greensboro immigrant rights

After detention and decades of waiting, family can apply for green cards

For Fredd Reyes, the U.S. is home. He’s lived here since he was two years old and has no memory of his native Guatemala. He was a top student at East Davidson High before attending a local college.

Fredd’s English is better than his Spanish. He is a taxpayer with no criminal record. His younger brother is a U.S. citizen. There was no reason to suspect his past was unusual. Fredd’s friends did not know he was living in the country without documents until he was arrested, detained, and threatened with deportation.

Obama, Senate panel’s immigration reform outlines helpful

AFSC finds it helpful that both President Obama and eight U.S. senators have agreed the time is now for creating a path to citizenship. But it should not be paired with more unnecessary, ineffective border control measures, or expansion of employment verification programs such as E-Verify and I-9 audits which put labor protections of all workers at risk.

AFSC sponsors vigil to prevent NC mother’s deportation

Reflection on Vigil for Orfilia Reyes

By Lori Fernald Khamala, Immigrant Rights Program Director 

AFSC Office of the Carolinas Press Release 5/10/2012

Contact: Lori Fernald Khamala 

Office: 336-854-0633
Cell: 919-491-0039
email: LKhamala@afsc.org                                                                          

Vigil for Immigrant Justice 5/15/12 in Greensboro

Vigil for Immigrant Justice

This year to celebrate Mother’s Day, help keep one mother with her children, including a US
citizen minor son.

· Keep Orfilia’s Family Together; stop her imminent deportation
· Support victims of a recent ICE raid in Greensboro, terrorizing at least 40 families
· Stand together against Secure Communities and other programs harming our immigrant
   neighbors

Tuesday, May 15
6:30-8pm
Our Lady of Grace Catholic Church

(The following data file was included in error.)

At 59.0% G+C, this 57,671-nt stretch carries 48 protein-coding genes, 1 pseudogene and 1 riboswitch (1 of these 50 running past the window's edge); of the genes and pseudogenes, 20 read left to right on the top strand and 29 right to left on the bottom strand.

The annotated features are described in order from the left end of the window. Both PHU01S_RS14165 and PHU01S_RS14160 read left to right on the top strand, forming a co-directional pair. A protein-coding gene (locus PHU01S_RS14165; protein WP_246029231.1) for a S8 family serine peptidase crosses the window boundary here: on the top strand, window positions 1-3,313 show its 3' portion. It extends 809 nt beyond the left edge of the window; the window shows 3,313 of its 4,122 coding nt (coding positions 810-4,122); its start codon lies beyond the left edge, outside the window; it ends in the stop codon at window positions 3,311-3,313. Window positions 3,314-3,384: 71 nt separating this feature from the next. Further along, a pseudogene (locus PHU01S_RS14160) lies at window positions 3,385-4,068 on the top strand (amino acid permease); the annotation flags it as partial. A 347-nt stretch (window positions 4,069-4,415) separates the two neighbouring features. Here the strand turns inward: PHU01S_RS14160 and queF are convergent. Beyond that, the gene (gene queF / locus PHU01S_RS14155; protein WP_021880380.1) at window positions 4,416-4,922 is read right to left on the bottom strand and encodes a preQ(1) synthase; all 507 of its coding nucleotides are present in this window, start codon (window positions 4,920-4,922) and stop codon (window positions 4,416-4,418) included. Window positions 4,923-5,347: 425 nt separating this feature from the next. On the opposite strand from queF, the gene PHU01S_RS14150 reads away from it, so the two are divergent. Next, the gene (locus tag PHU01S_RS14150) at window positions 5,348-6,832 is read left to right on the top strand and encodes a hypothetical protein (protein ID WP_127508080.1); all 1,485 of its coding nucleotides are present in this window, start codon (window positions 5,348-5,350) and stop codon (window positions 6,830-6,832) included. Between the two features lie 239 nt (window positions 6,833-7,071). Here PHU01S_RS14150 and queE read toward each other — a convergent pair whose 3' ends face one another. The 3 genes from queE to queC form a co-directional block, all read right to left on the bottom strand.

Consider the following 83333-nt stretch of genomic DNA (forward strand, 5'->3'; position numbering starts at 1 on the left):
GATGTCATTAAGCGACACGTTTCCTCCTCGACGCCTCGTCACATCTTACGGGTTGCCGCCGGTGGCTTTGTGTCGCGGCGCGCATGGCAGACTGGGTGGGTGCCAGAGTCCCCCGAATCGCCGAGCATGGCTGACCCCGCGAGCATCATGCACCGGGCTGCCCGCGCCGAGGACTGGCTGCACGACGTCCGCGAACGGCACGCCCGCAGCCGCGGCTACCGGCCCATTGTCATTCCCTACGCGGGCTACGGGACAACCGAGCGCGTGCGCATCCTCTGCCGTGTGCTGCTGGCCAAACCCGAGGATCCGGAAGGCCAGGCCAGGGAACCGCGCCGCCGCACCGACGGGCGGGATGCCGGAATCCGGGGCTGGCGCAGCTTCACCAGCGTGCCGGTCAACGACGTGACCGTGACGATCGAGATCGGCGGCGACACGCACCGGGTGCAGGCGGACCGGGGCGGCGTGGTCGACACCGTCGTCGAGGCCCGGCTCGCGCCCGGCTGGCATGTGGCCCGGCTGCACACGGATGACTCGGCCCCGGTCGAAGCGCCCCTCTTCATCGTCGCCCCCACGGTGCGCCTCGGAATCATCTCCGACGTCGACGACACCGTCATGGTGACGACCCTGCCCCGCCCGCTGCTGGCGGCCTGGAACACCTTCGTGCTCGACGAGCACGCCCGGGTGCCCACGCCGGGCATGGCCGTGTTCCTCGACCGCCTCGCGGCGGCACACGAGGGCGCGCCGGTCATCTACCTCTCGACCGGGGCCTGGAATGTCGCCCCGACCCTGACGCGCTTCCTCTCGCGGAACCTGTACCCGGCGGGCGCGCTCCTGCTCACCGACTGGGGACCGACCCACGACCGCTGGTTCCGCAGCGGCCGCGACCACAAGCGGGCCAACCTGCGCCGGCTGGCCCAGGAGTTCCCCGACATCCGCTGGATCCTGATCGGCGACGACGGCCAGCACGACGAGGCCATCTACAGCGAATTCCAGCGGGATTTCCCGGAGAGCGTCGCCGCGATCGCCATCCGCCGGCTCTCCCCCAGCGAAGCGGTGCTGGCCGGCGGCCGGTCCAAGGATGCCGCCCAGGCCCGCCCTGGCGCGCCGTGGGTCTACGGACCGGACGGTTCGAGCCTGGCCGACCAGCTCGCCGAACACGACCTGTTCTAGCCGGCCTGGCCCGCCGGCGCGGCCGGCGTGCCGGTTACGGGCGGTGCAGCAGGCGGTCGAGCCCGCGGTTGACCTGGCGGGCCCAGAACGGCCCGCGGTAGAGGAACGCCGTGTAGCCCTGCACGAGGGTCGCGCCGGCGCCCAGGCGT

2205 W. Market St. Greensboro, NC 27403

Storyology 2012: Final

 

Budding immigrant filmmakers debuted their 3-minute masterpieces to a standing room only crowd at International House Charlotte on Friday, March 16, 2012. A story of treacherous journeys across the sea and prison escapes mingled with personal stories of a marriage broken by abuse, a student’s journey from a refugee camp to a Charlotte school, and an account of how a family got its start in the United States. Each story was different, but each painted a picture of the external and internal struggles faced by immigrants in North Carolina today.

Storyology 2012: Life Dream

Budding immigrant filmmakers debuted their 3-minute masterpieces to a standing room only crowd at International House Charlotte on Friday, March 16, 2012.

Storyology 2012: My American Dream

 

Budding immigrant filmmakers debuted their 3-minute masterpieces to a standing room only crowd at International House Charlotte on Friday, March 16, 2012. A story of treacherous journeys across the sea and prison escapes mingled with personal stories of a marriage broken by abuse, a student’s journey from a refugee camp to a Charlotte school, and an account of how a family got its start in the United States. Each story was different, but each painted a picture of the external and internal struggles faced by immigrants in North Carolina today.

Storyology 2012: Let there by Luz "Light"

Budding immigrant filmmakers debuted their 3-minute masterpieces to a standing room only crowd at International House Charlotte on Friday, March 16, 2012. A story of treacherous journeys across the sea and prison escapes mingled with personal stories of a marriage broken by abuse, a student’s journey from a refugee camp to a Charlotte school, and an account of how a family got its start in the United States.

We are the Future

WE are the Future

By: Lori F. Khamala, AFSC NC Immigrant Rights Program Director 

Who we are

AFSC is a Quaker organization devoted to service, development, and peace programs throughout the world. Our work is based on the belief in the worth of every person, and faith in the power of love to overcome violence and injustice. Learn more

Where we work

AFSC has offices around the world. To see a complete list see the Where We Work page.

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